Vic: I covered a lot of baseball and because they play 162 games and because teams and the reporters that cover them are on the road together so much, relationships are inevitable. Roger Kahn's "The Boys of Summer" perfectly describes how those relationships develop and they still do today. Yes, players are more guarded today, especially in gang interviews, but trust still exists and a lot of reporters have relationships with players and coaches that include friendship. The key to those relationships, however, is an understanding and respect for the reporter's job. He must not be forced to choose between doing his job or maintaining his friendship. The player has to know where the line is and those players who are media-savvy know where that line is. I've enjoyed friendships with players and coaches throughout my career, but in every case they've been with guys who've had that media savvy. Fred Taylor and I are friends, but Fred also knows that nothing is off the record. I repeat, there is no such thing as off the record. To give a reporter information and expect him not to use it is disrespectful of his job and the relationship and it's also unrealistic. I think you may be confusing off the record with unattributable. That's where times have changed. In the old days, newspaper editors allowed their reporters to write without attribution, which allowed for "off-the-record" news. Now, everything has to be attributed, and that may be the difference you're sensing. Columns such as this one allow for the unattributable and that's one of the reasons I love this format so much. It's about the trust I've built in you to believe what I've written without having to "burn" my sources.
Omar from Jacksonville:
What is it about the USC Trojans that makes their players so successful in the NFL? Is it that they just recruit the NFL-type talent or is it their system?
Vic: Yeah, that's it, they just elect to recruit NFL-type players and then use them in an NFL-type system, which is to say they recruit the best athletes in America and then put them into a system that requires great athletes for it to be successful. Omar, if you watched the Rose Bowl, what you saw was the closest thing to an NFL team college football has to offer. The USC team that thrashed a good Penn State team has an NFL-caliber player at nearly every position. USC has players on defense who are frightening and their quarterback may be the best pro prospect at that position I've seen all year. After watching that game, anybody who doubts that USC has the best talent in college football is not being honest with themselves. For that team not to be in the national title game cheapens the whole process.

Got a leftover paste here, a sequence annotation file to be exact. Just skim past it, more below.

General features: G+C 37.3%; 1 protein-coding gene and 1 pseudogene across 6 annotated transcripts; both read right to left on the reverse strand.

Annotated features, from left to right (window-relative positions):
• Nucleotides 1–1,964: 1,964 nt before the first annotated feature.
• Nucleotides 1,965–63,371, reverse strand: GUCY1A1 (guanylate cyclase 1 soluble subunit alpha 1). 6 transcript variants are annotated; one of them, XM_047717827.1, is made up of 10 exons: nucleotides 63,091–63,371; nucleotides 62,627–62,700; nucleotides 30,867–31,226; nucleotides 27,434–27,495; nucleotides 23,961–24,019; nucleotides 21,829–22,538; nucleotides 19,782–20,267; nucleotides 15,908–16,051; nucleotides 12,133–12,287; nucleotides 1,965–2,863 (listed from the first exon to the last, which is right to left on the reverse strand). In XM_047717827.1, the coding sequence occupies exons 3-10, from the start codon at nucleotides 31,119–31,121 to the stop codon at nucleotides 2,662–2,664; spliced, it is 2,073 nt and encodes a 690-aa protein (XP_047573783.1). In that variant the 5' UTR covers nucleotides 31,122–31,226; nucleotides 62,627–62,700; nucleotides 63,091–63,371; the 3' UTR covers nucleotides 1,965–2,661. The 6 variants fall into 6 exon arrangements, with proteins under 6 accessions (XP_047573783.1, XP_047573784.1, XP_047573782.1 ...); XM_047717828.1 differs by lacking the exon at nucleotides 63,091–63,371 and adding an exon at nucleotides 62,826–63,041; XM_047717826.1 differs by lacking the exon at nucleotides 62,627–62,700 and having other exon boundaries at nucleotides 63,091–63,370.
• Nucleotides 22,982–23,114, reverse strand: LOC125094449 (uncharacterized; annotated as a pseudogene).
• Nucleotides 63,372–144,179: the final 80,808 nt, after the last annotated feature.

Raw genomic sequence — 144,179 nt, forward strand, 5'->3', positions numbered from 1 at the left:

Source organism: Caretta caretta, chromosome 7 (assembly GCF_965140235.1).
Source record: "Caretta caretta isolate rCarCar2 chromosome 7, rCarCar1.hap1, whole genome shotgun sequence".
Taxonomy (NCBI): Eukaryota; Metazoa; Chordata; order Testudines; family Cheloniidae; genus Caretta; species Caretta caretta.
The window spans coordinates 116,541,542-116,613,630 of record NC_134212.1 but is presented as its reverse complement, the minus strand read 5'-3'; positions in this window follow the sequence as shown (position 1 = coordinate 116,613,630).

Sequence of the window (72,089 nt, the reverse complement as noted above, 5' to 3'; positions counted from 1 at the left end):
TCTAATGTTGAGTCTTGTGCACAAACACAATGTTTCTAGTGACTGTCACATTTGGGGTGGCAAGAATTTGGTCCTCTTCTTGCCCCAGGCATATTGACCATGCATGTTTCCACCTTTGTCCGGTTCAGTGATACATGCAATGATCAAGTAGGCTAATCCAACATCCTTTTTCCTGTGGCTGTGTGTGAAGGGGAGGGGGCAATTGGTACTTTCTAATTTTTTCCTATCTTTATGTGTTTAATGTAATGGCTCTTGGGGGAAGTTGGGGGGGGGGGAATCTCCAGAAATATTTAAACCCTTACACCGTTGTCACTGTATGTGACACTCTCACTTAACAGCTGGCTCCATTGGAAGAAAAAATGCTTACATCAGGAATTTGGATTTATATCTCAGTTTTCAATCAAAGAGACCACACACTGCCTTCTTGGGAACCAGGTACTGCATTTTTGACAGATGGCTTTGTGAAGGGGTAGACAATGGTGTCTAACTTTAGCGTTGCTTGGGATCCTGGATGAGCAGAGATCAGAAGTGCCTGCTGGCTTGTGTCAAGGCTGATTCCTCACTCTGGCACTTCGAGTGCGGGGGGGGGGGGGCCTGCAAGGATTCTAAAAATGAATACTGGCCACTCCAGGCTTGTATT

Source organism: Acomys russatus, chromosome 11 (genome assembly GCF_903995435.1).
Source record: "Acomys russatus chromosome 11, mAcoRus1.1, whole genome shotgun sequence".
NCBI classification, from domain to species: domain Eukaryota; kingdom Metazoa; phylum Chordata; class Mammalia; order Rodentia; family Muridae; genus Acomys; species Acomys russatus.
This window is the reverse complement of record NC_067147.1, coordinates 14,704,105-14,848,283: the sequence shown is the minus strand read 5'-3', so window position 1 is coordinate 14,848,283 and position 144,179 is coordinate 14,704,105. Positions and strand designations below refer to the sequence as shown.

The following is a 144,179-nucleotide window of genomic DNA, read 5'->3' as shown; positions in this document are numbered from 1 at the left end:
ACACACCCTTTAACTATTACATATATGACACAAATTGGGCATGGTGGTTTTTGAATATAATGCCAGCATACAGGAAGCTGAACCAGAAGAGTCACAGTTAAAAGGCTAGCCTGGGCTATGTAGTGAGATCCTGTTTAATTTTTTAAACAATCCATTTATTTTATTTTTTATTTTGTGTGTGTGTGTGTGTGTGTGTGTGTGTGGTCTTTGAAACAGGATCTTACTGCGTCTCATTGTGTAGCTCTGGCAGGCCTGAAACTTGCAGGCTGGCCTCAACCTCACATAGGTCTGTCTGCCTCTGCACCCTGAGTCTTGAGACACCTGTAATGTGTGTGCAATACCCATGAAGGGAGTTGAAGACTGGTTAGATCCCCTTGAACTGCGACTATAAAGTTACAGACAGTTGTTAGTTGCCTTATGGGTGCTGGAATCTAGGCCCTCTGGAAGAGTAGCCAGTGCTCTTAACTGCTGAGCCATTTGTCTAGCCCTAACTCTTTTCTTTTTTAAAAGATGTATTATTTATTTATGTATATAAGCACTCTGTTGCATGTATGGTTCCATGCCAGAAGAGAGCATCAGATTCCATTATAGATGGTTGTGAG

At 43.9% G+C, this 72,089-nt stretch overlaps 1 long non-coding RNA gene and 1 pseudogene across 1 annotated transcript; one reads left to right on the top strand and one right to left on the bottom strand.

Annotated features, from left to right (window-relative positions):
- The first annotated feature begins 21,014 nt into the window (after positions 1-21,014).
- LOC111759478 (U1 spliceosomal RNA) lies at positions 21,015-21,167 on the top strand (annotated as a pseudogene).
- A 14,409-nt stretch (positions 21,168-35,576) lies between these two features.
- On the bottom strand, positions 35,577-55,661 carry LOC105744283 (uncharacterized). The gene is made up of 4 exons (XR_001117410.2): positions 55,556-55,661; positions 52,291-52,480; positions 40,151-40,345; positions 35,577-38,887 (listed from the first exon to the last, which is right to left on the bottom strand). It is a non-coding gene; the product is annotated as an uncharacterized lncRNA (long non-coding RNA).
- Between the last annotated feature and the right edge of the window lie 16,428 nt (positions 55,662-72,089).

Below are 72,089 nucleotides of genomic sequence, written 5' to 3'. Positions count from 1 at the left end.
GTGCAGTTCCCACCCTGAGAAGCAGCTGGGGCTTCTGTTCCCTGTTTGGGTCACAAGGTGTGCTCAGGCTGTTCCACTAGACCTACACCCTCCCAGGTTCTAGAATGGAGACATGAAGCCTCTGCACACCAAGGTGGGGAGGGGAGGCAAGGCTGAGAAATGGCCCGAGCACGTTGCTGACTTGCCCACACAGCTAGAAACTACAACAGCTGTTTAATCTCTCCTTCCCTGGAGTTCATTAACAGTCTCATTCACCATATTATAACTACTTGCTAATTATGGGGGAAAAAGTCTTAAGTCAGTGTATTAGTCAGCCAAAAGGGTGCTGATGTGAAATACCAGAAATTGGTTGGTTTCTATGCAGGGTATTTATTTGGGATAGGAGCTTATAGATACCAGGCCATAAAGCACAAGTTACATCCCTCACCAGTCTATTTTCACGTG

Ryan from Ancaster, Ontario:
How about that Roy Williams trade by the Cowboys? A first, third and sixth for a guy who gave them less than 200 yards in 10 games. Yet, more evidence that you do not trade draft picks.
Vic: If ever a trade looked bad from the start, that's the one. Why do people fall in love with the look-good-in-the-shower under-achievers? When he was coming out of Texas, the rap on Williams was that he wasn't a try-hard guy and that he under-achieved. If he was a premium-position player it would be easier to digest the gamble, but a wide receiver?
Ryan from Jacksonville:
Since the Jags missed big on a playmaker at receiver again, do you think it would be a good idea to go after T.J. Houshmandzadeh?
Vic: Sure, everybody needs a wide receiver who's critical of the owner that pays his salary. That'd help team chemistry.
Jon from Kittery, ME:
I just read that Arizona and Minnesota have needed extensions to sell out their respective stadiums for the playoff games this weekend. Arizona has been given two and has yet to sell out. How does a franchise like Arizona's, which hasn't had a home playoff game in decades, justify this to the league?
Vic: The Cardinals have only played one postseason game at home in their history, the 1947 NFL title game, which the Chicago Cardinals won, 28-21, over Philadelphia. Be that as it may, selling tickets for playoff games is normally difficult, even for the best of franchises, simply because it's a quick turnaround. In the Cardinals' case, they've known for a long time they would host a playoff game, so it says something about the lack of passion in Phoenix for the Cardinals that they're struggling to sell out the first home playoff game in the history of the team's years in Phoenix. In the Vikings' case, however, they didn't know they would be hosting a playoff game until they won last Sunday, which makes it much more understandable that they're struggling to get the tickets sold. The Jaguars faced the same situation in 1998 and '99 and they struggled to move the tickets, too.